Archive for Reymond

World Refugee Day

Today is World Refugee Day, established by the United Nations to honor the courage, strength and determination of women, men and children who are forced to flee their homes under threat of persecution, conflict and violence.

Like me, you may be surprised to learn that there are over 43.7 million refugees and internally displaced people around the world. Many of whom find their way here to the U.S. in need of food, shelter and care. Our hearts go out to these men and women as we think of what it must be like being the mother or father of a sick and hungry child and having to decide between risking your life staying in a conflict or leaving behind everything in search of safety.

Several of these people don’t speak English as a first language and may find it incredibly difficult to find the help they need. At VIA, we believe that bridging the language gap is key to ensuring culturally diverse communities can have equal access to much needed healthcare. For more information on how to address The Growing Challenges of Health Literacy read our brief.

For more information on how you can to participate in World Refugee Day in the USA please visit http://www.worldrefugeeday.us/.

Are your Healthcare Communications Reaching your LEP Patients?

The need for language and cultural services in the U.S. is estimated to grow

More than 23 million U.S. residents report having Limited English Proficiency (LEP), and changes to healthcare reform under the Obama administration and Affordable Care Act will increase the demand for language and cultural services in the U.S. to support a growing pool of patients eligible for care. As a result, services specializing in language and culture are in demand and are estimated to grow 12 percent per year.

Engaging and retaining clients, complying with legislation and enabling language access, can be complicated and expensive. Industry research firm, Common Sense Advisory, calculates that that the worldwide language-services business was worth $34 billion in 2012. VIA is dedicated to providing the industry with value-add services such as automated workflow, cultural assessment and free education for its customers. For example in 2012, we added a new service option that allows us to offer a full set of web and mobile training solutions to support the unique needs of the healthcare industry.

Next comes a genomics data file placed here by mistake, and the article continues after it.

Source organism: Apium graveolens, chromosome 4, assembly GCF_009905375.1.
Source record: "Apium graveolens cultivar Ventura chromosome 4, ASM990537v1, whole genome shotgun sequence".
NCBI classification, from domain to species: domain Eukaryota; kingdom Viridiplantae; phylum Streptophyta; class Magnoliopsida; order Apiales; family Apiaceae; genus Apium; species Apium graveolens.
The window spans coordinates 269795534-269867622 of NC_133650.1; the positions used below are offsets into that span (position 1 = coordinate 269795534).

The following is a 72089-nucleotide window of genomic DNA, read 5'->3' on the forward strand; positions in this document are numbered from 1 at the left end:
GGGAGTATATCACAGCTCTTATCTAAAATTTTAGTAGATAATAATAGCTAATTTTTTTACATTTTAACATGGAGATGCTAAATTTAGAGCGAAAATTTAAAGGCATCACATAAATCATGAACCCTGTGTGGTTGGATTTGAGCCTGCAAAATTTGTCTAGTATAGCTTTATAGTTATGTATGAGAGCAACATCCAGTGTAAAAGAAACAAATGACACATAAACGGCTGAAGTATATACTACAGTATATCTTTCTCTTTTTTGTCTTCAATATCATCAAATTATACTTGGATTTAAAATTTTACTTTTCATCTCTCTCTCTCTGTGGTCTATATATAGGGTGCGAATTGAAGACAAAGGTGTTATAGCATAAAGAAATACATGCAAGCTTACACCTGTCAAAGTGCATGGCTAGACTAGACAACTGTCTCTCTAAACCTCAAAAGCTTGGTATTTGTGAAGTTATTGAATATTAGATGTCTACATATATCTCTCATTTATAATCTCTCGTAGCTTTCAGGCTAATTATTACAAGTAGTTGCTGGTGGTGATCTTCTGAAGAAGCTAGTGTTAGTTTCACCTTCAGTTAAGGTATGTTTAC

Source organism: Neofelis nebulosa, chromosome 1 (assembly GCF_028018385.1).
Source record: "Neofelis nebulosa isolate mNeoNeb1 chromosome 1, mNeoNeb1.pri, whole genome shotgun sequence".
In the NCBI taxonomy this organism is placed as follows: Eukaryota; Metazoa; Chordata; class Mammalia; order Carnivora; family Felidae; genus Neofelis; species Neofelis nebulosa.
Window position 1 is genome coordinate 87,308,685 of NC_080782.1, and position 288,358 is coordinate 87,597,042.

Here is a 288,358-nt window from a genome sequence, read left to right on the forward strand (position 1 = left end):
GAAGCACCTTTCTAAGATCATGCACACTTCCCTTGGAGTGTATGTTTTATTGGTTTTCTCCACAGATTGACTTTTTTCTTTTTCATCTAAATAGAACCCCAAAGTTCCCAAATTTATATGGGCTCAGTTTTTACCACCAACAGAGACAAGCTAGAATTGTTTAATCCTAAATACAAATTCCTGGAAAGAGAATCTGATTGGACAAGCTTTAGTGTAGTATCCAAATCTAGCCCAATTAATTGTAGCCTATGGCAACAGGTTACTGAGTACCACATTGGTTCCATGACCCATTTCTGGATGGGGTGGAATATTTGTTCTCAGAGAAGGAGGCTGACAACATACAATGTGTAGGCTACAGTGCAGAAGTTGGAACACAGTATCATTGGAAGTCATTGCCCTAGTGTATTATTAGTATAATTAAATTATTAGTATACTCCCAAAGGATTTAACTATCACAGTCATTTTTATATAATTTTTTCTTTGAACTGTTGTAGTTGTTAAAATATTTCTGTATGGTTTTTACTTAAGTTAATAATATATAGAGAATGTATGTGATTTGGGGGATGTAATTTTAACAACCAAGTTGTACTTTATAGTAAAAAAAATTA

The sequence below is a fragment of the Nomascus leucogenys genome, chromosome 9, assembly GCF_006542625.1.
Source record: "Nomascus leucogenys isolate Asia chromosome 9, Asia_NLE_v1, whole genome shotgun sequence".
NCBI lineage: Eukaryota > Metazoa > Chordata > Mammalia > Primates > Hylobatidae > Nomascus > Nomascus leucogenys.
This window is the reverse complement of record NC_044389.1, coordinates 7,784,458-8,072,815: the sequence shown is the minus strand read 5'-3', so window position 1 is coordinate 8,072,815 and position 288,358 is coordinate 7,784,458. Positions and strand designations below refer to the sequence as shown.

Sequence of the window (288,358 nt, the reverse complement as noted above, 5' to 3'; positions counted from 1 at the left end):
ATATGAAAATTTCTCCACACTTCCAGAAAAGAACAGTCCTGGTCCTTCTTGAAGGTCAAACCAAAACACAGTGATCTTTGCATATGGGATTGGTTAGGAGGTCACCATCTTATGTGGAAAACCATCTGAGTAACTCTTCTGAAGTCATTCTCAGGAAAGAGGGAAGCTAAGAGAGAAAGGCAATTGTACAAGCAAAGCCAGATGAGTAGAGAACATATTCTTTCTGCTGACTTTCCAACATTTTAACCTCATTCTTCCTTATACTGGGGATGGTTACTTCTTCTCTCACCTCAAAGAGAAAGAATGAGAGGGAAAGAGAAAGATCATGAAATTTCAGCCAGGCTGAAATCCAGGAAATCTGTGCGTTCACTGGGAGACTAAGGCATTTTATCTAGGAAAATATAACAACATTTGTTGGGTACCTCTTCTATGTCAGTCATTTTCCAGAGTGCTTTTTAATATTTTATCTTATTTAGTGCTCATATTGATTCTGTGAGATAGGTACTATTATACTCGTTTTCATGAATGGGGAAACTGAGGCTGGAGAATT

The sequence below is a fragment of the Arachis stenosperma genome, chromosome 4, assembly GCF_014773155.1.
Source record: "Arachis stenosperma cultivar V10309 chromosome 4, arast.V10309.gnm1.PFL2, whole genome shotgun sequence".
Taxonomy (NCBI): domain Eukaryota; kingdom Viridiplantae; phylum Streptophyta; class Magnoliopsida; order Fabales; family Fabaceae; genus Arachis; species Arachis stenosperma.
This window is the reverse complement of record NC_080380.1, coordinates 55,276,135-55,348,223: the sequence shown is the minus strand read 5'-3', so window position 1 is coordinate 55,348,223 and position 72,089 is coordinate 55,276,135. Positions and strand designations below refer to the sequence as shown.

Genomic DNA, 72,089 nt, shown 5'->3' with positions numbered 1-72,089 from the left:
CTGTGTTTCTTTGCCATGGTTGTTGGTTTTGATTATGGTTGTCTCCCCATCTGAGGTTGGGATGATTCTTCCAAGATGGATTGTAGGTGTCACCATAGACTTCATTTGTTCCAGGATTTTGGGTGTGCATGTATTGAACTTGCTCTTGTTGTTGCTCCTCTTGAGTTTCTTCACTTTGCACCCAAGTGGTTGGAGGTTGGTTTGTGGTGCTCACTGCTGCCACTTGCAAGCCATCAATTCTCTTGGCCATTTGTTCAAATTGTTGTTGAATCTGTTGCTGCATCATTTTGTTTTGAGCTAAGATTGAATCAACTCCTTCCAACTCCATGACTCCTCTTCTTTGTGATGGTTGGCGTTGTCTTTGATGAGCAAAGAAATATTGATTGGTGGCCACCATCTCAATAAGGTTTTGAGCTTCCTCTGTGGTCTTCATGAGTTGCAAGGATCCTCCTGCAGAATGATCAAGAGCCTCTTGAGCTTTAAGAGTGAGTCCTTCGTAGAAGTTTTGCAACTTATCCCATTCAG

Find out more about how VIA can help you reduce costs and meet language access mandates through enhanced centralized translation approach.

What are you doing in 2013 to properly care for your LEP clients?

How to Find a Quality Healthcare Specific Language Service Provider.

Think beyond the sample translation

This year your commitment to healthcare awareness may have brought you in search of a healthcare language service provider and chances are you’re considering a “test” translation as your dependable measure for quality. In the sea of options out there, how else will you know if you are likely to get good quality in a language you are probably not a professional speaker of?
We all soon come to realize that a test translation falls far short of the hoped for guarantee. Perhaps, the “best translator” was put on the test; or maybe it was a fluke. Either way, time after time, a test translation has been the relied upon predictor for long-term quality leaving most of us wondering what happened to the perfect translator.
To put this in perspective, I recently had a linguist tested for quality by two different reviewers. One gave the linguists 68 out of a 100 and the other gave the linguist 92 out of 100.
After 15 years in localization and probably more than 3000 tests, I have come to the following two conclusions:
1. Quality is not an instant deliverable – it is a commitment built and established over time with a mixture of experience in the subject, experience with the company, and time available to do the work.
2. Quality is a partnership between client reviewer and agency linguist.

So when I look for quality in our healthcare vendor pool I place more weight on the mechanisms and framework for building and committing to quality than I do on a test translation. The top three things I look for are:
1. Do the linguists or teams look to develop healthcare specific glossaries and style guides – can they give me examples?
2. Do they monitor and track quality over a period – per month, quarter, or year? Can I see multi-term quality metrics for their teams?
3. Do they have corrective quality frameworks that ensure errors are identified and fixed systematically – can they show me change logs or updates to a sample of their language assets?
If I can establish the existence of systematic long-term quality management then I will in turn commit to supporting and growing quality in a partnership together. Together we can track number of errors and corrections, work on healthcare style guides, glossaries and translation memory assets. We can even manage and work through escalations and record the corrective activities together.
In truth, all this is significantly less work than replacing vendors or dealing with systemic quality issues once the glow of the single excellent “test” result fades. Just like every other aspect of our lives, quality is a long term partnership that only bares fruit with effort and commitment. What do you think is the best predictor of quality in a language service provider?

Contributed by:

Nic McMahonNic McMahon, EVP of Global Solutions

Third edition of ‘Best Practices for Healthcare” now available